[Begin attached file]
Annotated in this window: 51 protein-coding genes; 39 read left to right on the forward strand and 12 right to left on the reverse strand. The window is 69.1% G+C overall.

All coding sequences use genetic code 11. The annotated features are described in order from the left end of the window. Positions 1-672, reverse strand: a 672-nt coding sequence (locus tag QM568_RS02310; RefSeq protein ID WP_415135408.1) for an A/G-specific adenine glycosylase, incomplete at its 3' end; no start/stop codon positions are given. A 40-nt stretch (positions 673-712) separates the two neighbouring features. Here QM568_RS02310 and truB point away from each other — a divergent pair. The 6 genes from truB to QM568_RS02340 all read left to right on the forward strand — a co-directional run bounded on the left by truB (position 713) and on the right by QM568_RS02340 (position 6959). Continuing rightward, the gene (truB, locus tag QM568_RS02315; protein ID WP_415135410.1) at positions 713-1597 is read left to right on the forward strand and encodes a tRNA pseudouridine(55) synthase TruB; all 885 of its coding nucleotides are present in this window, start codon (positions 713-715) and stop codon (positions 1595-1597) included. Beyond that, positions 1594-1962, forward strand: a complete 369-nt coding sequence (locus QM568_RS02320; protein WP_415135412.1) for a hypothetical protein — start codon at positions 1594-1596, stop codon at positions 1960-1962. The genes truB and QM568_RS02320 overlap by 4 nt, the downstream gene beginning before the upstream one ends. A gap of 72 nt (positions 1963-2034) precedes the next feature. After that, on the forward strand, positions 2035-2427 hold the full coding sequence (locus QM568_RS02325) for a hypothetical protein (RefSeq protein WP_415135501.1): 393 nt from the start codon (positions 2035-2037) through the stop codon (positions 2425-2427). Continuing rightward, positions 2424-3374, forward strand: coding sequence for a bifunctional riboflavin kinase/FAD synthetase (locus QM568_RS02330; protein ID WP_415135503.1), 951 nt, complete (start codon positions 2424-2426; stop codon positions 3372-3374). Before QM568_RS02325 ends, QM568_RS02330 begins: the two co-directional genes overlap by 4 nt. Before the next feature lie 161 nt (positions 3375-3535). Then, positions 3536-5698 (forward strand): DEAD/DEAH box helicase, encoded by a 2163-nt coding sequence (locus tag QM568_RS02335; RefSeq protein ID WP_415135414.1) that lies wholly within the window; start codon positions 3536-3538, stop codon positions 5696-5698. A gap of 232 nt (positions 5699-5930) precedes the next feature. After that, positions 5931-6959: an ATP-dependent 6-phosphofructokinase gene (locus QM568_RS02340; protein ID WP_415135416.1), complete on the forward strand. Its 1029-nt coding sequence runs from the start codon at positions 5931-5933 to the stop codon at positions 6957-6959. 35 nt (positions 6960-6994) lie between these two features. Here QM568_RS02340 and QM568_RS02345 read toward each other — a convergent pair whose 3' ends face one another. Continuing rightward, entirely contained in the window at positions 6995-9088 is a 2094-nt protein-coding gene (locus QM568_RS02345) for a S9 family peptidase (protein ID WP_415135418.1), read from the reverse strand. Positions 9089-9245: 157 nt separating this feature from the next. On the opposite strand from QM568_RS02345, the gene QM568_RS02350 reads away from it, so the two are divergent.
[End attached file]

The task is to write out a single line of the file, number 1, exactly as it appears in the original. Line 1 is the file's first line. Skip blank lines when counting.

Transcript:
Annotated in this window: 51 protein-coding genes; 39 read left to right on the forward strand and 12 right to left on the reverse strand. The window is 69.1% G+C overall.